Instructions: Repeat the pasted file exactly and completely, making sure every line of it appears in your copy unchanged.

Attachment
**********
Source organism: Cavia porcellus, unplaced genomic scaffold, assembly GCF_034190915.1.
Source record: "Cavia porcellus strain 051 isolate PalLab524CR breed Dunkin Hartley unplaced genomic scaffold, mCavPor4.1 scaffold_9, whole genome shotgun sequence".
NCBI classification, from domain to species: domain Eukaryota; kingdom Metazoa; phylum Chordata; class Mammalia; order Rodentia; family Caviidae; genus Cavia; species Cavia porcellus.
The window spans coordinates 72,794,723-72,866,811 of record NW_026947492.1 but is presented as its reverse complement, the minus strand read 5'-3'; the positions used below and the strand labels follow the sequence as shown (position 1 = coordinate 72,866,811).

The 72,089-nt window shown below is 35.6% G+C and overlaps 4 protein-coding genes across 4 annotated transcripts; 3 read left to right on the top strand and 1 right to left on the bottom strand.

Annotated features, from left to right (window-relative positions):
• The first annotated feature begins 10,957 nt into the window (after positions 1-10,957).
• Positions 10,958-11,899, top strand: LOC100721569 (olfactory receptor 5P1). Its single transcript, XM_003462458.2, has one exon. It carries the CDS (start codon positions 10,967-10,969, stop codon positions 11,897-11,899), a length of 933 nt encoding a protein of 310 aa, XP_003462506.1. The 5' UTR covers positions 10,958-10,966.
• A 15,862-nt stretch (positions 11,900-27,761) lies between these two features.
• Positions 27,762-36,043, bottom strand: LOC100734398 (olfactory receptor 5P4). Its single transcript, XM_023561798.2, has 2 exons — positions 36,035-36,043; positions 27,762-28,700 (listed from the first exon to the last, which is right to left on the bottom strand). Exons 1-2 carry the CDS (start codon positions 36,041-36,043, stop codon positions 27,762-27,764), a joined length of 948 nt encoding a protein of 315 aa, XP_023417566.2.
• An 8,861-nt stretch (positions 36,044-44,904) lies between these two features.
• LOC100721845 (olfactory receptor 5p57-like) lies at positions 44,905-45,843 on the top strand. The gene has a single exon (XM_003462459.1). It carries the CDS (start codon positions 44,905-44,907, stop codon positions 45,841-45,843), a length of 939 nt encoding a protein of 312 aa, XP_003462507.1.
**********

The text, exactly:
Source organism: Cavia porcellus, unplaced genomic scaffold, assembly GCF_034190915.1.
Source record: "Cavia porcellus strain 051 isolate PalLab524CR breed Dunkin Hartley unplaced genomic scaffold, mCavPor4.1 scaffold_9, whole genome shotgun sequence".
NCBI classification, from domain to species: domain Eukaryota; kingdom Metazoa; phylum Chordata; class Mammalia; order Rodentia; family Caviidae; genus Cavia; species Cavia porcellus.
The window spans coordinates 72,794,723-72,866,811 of record NW_026947492.1 but is presented as its reverse complement, the minus strand read 5'-3'; the positions used below and the strand labels follow the sequence as shown (position 1 = coordinate 72,866,811).

The 72,089-nt window shown below is 35.6% G+C and overlaps 4 protein-coding genes across 4 annotated transcripts; 3 read left to right on the top strand and 1 right to left on the bottom strand.

Annotated features, from left to right (window-relative positions):
• The first annotated feature begins 10,957 nt into the window (after positions 1-10,957).
• Positions 10,958-11,899, top strand: LOC100721569 (olfactory receptor 5P1). Its single transcript, XM_003462458.2, has one exon. It carries the CDS (start codon positions 10,967-10,969, stop codon positions 11,897-11,899), a length of 933 nt encoding a protein of 310 aa, XP_003462506.1. The 5' UTR covers positions 10,958-10,966.
• A 15,862-nt stretch (positions 11,900-27,761) lies between these two features.
• Positions 27,762-36,043, bottom strand: LOC100734398 (olfactory receptor 5P4). Its single transcript, XM_023561798.2, has 2 exons — positions 36,035-36,043; positions 27,762-28,700 (listed from the first exon to the last, which is right to left on the bottom strand). Exons 1-2 carry the CDS (start codon positions 36,041-36,043, stop codon positions 27,762-27,764), a joined length of 948 nt encoding a protein of 315 aa, XP_023417566.2.
• An 8,861-nt stretch (positions 36,044-44,904) lies between these two features.
• LOC100721845 (olfactory receptor 5p57-like) lies at positions 44,905-45,843 on the top strand. The gene has a single exon (XM_003462459.1). It carries the CDS (start codon positions 44,905-44,907, stop codon positions 45,841-45,843), a length of 939 nt encoding a protein of 312 aa, XP_003462507.1.